August of last year saw the Taliban take over Afghanistan after the failure by the West to inject stability into a nation that's long-suffering under totalitarian rule. Along this tumultuous journey, something else, often overlooked, has suffered as a result: heritage sites.
Afghanistan is home to World Heritage Sites such as The Minaret and Archaeological Remains of Jam, and the Cultural Landscape and Archaeological Remains of the Bamiyan Valley. The most apparent danger is the pull-out of conservation projects that have been active in the country.
The takeover by the Taliban means that the stakeholders of these conservation projects don't have a choice but to back off. Should they continue, it could be viewed as a stamp of approval to the Taliban's regime, which isn't something the West is willing to do.
But war and politics aren’t the only threat to heritage sites. Pompeii, one of the most important heritage sites in the world, is facing many challenges due to the popularity of tourism, weather erosion, climate change, and poor excavation practices. In 1996, the World Monuments Fund reported that Pompeii "desperately needed repair" and called for governments and international bodies to create a plan to restore the city.
Since then, funds that were initially earmarked to excavate the site have been diverted to conservation efforts instead. And in 2001, a major effort by several groups to restore the city and preserve the city got underway. While these conservation efforts have helped, Pompeii is still in danger, especially if tourists still have the ability to visit and damage the UNESCO site.
How Does UNESCO Help?
The United Nations Educational, Scientific and Cultural Organization (UNESCO) is a part of the United Nations and its aims is to protect heritage sites and promote cooperation in the areas of education, arts, science, and culture.
aimIn 1997, Pompeii was declared a UNESCO site. And in the case of Afghanistan, thankfully, UNESCO has stepped in to help preserve both sites by forming an international steering committee and contributing funds to their preservation. The funds are intended to be used to restore and conserve monuments while also providing the necessary resources to help protect them from vandalism or theft.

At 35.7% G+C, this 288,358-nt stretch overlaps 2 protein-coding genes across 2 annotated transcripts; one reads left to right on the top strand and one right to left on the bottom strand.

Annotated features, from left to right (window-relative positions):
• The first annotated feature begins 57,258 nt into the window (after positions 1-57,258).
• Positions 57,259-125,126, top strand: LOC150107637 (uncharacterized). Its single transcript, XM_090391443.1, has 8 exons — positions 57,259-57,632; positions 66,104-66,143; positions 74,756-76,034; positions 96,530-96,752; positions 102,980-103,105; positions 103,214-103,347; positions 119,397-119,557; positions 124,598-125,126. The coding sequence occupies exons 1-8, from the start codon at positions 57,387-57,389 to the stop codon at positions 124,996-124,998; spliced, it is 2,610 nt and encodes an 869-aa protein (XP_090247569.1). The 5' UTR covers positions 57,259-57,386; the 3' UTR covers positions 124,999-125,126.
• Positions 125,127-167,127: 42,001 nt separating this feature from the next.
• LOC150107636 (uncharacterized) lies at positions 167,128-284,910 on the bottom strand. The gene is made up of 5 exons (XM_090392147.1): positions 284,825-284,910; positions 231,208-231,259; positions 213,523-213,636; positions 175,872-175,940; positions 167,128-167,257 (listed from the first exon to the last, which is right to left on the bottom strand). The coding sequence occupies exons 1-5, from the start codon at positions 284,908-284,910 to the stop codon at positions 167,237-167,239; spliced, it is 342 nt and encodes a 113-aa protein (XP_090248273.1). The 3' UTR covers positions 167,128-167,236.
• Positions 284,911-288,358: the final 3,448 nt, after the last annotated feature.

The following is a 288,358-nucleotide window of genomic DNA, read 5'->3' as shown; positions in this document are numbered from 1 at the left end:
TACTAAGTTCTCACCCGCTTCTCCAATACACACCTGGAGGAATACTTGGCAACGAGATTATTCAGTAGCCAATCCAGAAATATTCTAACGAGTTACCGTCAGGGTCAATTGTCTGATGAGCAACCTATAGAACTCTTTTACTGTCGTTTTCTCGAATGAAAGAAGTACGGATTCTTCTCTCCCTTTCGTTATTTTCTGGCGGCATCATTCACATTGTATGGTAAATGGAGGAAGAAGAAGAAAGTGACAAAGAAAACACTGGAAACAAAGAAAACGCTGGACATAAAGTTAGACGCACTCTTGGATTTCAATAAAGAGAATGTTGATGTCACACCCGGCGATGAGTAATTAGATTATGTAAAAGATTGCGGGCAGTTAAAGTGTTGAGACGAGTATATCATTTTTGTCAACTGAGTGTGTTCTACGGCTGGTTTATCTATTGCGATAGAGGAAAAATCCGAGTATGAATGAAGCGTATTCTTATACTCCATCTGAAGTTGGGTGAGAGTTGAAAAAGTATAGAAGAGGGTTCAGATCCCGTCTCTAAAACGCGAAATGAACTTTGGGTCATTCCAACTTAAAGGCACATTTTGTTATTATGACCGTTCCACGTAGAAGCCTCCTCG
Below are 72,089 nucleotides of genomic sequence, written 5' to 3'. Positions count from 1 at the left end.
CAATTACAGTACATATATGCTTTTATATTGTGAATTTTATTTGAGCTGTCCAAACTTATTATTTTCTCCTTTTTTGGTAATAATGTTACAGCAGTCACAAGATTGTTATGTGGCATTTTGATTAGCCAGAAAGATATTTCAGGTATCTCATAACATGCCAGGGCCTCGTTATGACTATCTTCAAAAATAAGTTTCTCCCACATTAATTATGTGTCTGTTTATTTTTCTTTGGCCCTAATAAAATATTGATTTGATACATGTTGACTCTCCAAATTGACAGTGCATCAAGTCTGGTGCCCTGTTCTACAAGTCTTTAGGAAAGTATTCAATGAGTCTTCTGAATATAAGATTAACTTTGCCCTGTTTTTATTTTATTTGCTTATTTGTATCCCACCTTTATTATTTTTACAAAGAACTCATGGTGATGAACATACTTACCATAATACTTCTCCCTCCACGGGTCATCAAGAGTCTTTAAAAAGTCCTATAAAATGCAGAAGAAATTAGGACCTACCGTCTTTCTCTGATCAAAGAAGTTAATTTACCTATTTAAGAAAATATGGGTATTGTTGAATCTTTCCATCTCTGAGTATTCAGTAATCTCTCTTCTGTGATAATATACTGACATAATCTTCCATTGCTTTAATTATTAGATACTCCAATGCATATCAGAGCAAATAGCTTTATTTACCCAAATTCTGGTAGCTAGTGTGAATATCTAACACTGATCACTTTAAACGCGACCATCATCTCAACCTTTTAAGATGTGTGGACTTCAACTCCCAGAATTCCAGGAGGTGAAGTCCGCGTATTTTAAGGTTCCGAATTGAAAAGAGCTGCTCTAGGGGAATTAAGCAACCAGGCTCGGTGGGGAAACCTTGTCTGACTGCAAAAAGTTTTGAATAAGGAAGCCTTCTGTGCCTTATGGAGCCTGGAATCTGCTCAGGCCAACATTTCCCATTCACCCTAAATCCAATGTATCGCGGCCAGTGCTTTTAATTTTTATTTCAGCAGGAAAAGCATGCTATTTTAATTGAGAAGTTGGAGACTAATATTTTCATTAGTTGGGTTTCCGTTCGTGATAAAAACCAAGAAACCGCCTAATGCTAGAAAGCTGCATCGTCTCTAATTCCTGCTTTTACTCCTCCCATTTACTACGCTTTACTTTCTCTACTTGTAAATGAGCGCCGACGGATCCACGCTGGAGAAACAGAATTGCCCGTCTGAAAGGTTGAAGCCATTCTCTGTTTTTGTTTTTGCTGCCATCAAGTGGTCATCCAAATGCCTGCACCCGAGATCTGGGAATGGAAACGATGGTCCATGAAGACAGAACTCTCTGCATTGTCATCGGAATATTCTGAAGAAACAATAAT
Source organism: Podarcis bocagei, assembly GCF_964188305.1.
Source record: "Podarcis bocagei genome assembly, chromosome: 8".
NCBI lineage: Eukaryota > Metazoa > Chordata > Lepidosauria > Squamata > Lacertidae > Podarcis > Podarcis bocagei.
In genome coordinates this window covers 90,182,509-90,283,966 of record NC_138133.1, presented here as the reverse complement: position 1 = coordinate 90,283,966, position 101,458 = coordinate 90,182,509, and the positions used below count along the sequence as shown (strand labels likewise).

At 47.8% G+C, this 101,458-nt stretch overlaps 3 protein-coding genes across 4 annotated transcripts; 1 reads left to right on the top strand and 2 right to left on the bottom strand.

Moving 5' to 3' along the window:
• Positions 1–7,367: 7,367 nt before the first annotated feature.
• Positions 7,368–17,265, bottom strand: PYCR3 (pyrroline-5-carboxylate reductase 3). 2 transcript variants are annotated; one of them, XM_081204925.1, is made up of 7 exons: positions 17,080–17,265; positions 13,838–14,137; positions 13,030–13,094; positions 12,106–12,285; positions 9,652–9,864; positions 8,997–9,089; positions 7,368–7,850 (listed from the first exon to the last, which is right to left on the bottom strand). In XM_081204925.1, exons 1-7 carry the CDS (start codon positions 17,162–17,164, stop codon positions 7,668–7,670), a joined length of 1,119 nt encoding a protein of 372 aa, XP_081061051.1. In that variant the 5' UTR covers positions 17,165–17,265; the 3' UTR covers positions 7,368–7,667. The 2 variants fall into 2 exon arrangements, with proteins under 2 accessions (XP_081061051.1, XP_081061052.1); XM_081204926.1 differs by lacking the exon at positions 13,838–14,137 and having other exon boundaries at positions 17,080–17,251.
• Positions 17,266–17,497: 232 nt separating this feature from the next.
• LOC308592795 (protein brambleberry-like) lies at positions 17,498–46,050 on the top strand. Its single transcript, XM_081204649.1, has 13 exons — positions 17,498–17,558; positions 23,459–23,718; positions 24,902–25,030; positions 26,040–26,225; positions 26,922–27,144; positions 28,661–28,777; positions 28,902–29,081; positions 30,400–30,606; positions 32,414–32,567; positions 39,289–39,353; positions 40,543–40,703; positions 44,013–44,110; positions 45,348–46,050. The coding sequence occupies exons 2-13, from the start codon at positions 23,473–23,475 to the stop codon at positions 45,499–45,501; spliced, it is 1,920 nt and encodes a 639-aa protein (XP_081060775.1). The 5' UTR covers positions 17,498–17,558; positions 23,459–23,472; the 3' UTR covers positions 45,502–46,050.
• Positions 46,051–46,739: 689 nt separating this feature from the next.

But UNESCO, as with all other private organizations, can only do so much. There has to be a more concrete, albeit localized, approach to protect these precious heritage sites, especially in conflict-ridden territories.
Curbing the Demand
One of the most crucial step in protecting our cultural heritage is to curb the demand for its illicit removal. The Taliban's takeover of Afghanistan has seen a rise in illegal looting and sale of artifacts from heritage sites. In Pompeii, vandalism and theft have long been a problem, even when security cameras were installed throughout the city. Many of the Pharaohs' tombs in Egypt have been pillaged and artifacts sold to private collectors. So long as there's a demand for these artifacts, someone will always be willing to supply them.
To combat this problem, governments and international organizations need to work together to crack down on the buyers of stolen artifacts. To do so, legislation must be passed to give law enforcement the tools they need to bring these criminals to justice.
Legislation must be seen in both the buyer's and seller's countries to ensure the supply chain is cut off.
Relevant legislation is the key to curbing the demand for stolen artifacts. It should include stiff penalties for those caught engaging in this activity. Besides that, governments and international organizations must also work together to provide resources for heritage site protection. Without enforcement and resources, the protection of these sites will be nominal at best.
Educating Local Communities
The people living close to heritage sites should also be educated and informed about their importance. If locals understand the significance of a site, it's more likely that they'll help protect it from any damage or looting.